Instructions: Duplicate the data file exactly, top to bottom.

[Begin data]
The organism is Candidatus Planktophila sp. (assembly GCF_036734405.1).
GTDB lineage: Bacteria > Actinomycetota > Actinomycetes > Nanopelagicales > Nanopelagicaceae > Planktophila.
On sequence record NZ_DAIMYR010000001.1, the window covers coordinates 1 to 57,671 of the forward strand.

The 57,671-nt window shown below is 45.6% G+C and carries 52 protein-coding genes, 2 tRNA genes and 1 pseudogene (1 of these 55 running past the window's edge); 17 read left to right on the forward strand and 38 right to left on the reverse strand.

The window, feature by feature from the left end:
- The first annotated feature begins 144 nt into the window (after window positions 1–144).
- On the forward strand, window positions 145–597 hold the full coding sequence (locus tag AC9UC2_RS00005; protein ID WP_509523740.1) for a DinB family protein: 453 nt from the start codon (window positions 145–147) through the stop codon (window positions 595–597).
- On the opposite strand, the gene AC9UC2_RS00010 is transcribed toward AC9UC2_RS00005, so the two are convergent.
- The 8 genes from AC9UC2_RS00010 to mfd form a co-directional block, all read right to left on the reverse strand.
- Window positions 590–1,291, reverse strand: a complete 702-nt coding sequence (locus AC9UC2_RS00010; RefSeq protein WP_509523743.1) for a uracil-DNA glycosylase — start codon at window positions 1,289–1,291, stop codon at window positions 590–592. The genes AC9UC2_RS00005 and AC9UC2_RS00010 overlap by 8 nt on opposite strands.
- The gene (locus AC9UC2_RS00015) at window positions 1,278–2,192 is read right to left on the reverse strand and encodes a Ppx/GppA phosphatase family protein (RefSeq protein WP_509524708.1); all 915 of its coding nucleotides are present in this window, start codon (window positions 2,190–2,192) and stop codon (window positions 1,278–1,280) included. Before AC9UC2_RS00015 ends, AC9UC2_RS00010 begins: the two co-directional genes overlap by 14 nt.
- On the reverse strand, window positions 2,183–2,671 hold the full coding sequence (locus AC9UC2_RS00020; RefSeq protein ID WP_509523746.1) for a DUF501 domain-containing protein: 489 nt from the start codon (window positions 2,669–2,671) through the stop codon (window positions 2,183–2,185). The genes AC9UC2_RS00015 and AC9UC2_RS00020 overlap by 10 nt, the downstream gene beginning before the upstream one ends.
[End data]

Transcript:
The organism is Candidatus Planktophila sp. (assembly GCF_036734405.1).
GTDB lineage: Bacteria > Actinomycetota > Actinomycetes > Nanopelagicales > Nanopelagicaceae > Planktophila.
On sequence record NZ_DAIMYR010000001.1, the window covers coordinates 1 to 57,671 of the forward strand.

The 57,671-nt window shown below is 45.6% G+C and carries 52 protein-coding genes, 2 tRNA genes and 1 pseudogene (1 of these 55 running past the window's edge); 17 read left to right on the forward strand and 38 right to left on the reverse strand.

The window, feature by feature from the left end:
- The first annotated feature begins 144 nt into the window (after window positions 1–144).
- On the forward strand, window positions 145–597 hold the full coding sequence (locus tag AC9UC2_RS00005; protein ID WP_509523740.1) for a DinB family protein: 453 nt from the start codon (window positions 145–147) through the stop codon (window positions 595–597).
- On the opposite strand, the gene AC9UC2_RS00010 is transcribed toward AC9UC2_RS00005, so the two are convergent.
- The 8 genes from AC9UC2_RS00010 to mfd form a co-directional block, all read right to left on the reverse strand.
- Window positions 590–1,291, reverse strand: a complete 702-nt coding sequence (locus AC9UC2_RS00010; RefSeq protein WP_509523743.1) for a uracil-DNA glycosylase — start codon at window positions 1,289–1,291, stop codon at window positions 590–592. The genes AC9UC2_RS00005 and AC9UC2_RS00010 overlap by 8 nt on opposite strands.
- The gene (locus AC9UC2_RS00015) at window positions 1,278–2,192 is read right to left on the reverse strand and encodes a Ppx/GppA phosphatase family protein (RefSeq protein WP_509524708.1); all 915 of its coding nucleotides are present in this window, start codon (window positions 2,190–2,192) and stop codon (window positions 1,278–1,280) included. Before AC9UC2_RS00015 ends, AC9UC2_RS00010 begins: the two co-directional genes overlap by 14 nt.
- On the reverse strand, window positions 2,183–2,671 hold the full coding sequence (locus AC9UC2_RS00020; RefSeq protein ID WP_509523746.1) for a DUF501 domain-containing protein: 489 nt from the start codon (window positions 2,669–2,671) through the stop codon (window positions 2,183–2,185). The genes AC9UC2_RS00015 and AC9UC2_RS00020 overlap by 10 nt, the downstream gene beginning before the upstream one ends.